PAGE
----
Critical Theory is often associated with the Frankfurt School, the term eventually coined to identify a core group of intellectuals working in and around the Institute for Social Research (Institut für Sozialforschung), founded in 1923 and affiliated to this day (except for its exile during and in the immediate aftermath of the National Socialist regime) with the Johann Wolfgang Goethe University of Frankfurt. The Institute’s founders sought to develop new methodologies combining theoretical and empirical approaches to explore the unprecedented complexities, difficulties, and suffering engendered by modern, industrial-capitalist society and the often authoritarian political responses to it. With regard to Left responses to modernity, the Frankfurt School sought to develop alternatives to the determinist rigidities of orthodox versions of Marxian theory, whether Social Democratic or Leninist. As members of the Frankfurt School themselves often acknowledged, many of the fundamental concepts supporting critique had already emerged in recognizably modern form in the work of eighteenth and nineteenth-century figures like Immanuel Kant, G.W.F. Hegel, Karl Marx, Friedrich Nietzsche, and others. In addition, twentieth-century contributions to critical thinking by Sigmund Freud, Max Weber, Georg Simmel, and Georg Lukács, among others, would prove crucial for the Frankfurt School. In light of this history and ongoing development of the idea of critique, UC Berkeley’s Designated Emphasis (“DE”) in Critical Theory offers courses on foundational nineteenth-century theories and discourses of critique; on the Frankfurt School; and on other modern and contemporary forms of critical theory, including critical race theory, postcolonial theory, feminism, gender studies, queer theory, critical legal theory, and modes of critique arising from structuralism and poststructuralism.
In general, critical theory is an effort to understand the social organization of economics, politics, culture and the arts—and, indeed, of everyday life—in order to establish the grounds from which existing social dispensations and their values can be grasped and questioned, and from which alternative social practices and formations can be projected. Critique is thus central to the democratic processes by which we assess a given sociopolitical formation’s legitimacy, viability, and efficacy. Critique also animates contemporary democratic notions of dissent, freedom of expression, and political participation, in which various values and norms are challenged, reformulated, and justified publicly through reflective analysis and open debate. Critique likewise helps us analyze, articulate, and contest the ways in which cultural, artistic, and aesthetic activities and institutions relate to the economic and political spheres. The Program in Critical Theory hence believes that though critique’s first influentially modern formulations may have emerged in eighteenth and nineteenth-century Europe, critique remains timely today.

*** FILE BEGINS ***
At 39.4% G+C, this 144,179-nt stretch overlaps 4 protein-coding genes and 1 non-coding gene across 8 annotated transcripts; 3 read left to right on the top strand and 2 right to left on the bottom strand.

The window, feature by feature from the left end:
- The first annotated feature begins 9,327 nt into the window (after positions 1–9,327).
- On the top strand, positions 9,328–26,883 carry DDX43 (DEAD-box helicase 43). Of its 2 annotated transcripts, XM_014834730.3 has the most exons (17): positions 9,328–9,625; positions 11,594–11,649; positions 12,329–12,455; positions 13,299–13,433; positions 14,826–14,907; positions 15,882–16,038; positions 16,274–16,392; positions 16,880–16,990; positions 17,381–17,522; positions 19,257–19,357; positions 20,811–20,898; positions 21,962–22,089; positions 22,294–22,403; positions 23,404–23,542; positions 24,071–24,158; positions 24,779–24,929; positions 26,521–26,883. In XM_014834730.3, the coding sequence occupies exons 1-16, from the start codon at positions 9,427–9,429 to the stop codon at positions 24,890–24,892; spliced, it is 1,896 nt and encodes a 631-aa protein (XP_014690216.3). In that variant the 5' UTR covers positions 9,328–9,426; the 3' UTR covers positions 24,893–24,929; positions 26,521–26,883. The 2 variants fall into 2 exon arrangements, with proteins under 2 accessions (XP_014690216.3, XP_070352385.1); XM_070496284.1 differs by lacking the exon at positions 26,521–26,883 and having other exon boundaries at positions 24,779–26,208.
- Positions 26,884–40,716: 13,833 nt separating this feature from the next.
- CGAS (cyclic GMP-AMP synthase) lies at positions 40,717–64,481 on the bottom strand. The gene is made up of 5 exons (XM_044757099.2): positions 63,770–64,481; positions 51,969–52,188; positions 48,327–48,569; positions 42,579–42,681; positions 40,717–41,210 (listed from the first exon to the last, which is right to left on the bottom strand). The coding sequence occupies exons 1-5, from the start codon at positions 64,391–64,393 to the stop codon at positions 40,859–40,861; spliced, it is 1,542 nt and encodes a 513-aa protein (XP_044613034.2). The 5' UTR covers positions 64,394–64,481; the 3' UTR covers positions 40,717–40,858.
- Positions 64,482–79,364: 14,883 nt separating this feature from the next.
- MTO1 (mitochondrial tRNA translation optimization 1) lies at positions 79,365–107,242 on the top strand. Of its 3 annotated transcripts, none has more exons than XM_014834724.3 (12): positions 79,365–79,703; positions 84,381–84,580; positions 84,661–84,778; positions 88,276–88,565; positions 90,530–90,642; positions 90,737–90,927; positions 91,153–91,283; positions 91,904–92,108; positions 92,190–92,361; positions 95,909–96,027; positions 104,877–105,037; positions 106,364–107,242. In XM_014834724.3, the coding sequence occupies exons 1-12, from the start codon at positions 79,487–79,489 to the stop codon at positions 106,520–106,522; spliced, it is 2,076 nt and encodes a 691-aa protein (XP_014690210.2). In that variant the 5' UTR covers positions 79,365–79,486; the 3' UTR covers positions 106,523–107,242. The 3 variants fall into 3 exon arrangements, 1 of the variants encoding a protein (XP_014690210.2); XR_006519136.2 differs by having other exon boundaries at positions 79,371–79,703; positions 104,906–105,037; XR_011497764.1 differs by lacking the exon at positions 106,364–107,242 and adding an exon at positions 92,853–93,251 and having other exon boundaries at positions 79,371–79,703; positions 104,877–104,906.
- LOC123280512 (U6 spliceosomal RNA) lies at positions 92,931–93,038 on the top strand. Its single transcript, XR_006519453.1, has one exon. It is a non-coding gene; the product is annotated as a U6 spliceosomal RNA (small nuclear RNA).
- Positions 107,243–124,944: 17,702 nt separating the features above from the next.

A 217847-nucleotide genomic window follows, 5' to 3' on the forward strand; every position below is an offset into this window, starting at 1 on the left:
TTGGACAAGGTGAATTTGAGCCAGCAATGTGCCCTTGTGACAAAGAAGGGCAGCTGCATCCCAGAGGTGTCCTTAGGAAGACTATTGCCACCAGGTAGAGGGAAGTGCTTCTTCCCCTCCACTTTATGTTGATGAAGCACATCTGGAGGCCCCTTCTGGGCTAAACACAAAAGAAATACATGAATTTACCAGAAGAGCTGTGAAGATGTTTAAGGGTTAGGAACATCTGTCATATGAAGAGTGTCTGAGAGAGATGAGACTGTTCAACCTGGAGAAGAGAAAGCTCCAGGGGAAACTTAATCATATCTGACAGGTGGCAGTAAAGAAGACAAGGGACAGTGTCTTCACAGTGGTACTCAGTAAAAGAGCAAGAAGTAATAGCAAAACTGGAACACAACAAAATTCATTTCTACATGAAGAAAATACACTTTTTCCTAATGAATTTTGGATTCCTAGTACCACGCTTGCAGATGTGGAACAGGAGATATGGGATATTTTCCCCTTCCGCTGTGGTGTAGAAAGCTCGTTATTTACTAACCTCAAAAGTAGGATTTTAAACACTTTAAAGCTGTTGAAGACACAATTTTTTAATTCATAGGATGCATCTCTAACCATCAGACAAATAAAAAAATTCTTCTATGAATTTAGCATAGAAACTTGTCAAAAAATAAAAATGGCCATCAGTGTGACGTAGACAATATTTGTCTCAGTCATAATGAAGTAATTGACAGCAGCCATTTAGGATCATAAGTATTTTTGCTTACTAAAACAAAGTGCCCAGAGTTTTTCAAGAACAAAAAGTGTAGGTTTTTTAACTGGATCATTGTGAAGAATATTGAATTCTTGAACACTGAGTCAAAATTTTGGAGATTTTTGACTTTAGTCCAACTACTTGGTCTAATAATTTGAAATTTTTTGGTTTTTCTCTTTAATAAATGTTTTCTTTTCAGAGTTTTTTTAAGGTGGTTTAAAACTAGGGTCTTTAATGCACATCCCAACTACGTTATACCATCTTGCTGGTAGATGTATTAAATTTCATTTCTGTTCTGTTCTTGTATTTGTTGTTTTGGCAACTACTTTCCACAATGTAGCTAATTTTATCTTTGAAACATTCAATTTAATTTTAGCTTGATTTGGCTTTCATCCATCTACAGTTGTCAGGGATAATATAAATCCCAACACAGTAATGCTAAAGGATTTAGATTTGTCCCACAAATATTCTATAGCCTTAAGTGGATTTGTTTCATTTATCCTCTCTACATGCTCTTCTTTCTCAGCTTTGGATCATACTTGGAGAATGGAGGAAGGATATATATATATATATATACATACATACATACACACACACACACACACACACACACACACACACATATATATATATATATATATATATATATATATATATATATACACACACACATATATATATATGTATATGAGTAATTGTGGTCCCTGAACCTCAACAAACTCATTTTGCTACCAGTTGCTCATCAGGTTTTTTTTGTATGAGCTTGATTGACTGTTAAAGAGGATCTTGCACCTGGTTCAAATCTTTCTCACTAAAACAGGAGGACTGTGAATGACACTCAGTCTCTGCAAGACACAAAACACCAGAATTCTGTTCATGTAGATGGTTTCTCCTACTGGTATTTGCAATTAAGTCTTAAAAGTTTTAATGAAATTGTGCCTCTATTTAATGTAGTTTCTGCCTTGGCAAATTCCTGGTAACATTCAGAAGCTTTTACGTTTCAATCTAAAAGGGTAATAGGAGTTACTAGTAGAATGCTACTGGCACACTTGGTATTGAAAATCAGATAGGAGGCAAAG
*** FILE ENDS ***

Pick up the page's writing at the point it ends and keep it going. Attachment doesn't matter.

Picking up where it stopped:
The Critical Theory Program’s three core-course requirements are intended to establish an historical and normative framework for understanding critical theory in its current breadth. As noted above, the three courses (a) explore the concept of critique in German Idealism and Marxism (b) provide intensive exposure to the Frankfurt School and its legacies; and (c) robustly engage contemporary forms of critical theory, as well as to debates on social norms. In addition to the three core courses, the Critical Theory Program also requires DE students to take two electives. As with the core courses, various elective courses are offered each semester by Critical Theory faculty in Anthropology, Comparative Literature, Education, English, Ethnic Studies, Film and Media Studies, French, Gender and Women’s Studies, Geography, German, History, History of Art, Interdisciplinary Studies, Italian, Law, Music, Performance Studies, Philosophy, Political Science, Public Health, Rhetoric, Spanish and Portuguese, Sociology, and South and Southeast Asian Studies, among others.
The Designated Emphasis in Critical Theory now serves approximately 100 graduate students enrolled in established Ph.D. programs across the social sciences, arts, and humanities at UC Berkeley. (Please note: Critical Theory is not an independent degree-granting program. Students wishing to apply to the DE must already be enrolled in a UC Berkeley Ph.D program.) Students admitted to the DE who complete its requirements will receive a parenthetical notation to that effect on their doctoral degrees, stating that they have been certified as having obtained a Designated-Emphasis Specialization in Critical Theory. The Program in Critical Theory and its DE offers graduate fellowships, hosts international scholars, and presents lectures, seminars, and other events for faculty, graduate and undergraduate students, as well as interested members of the larger San Francisco Bay Area community. The Program also maintains important collaborative relations with other critical theory institutes and programs nationally and internationally.
Petitions for admission to the DE are accepted each spring for admission to the program the following fall. There are no more than 15 new students admitted each year. For information on admissions and programs, please contact email@example.com.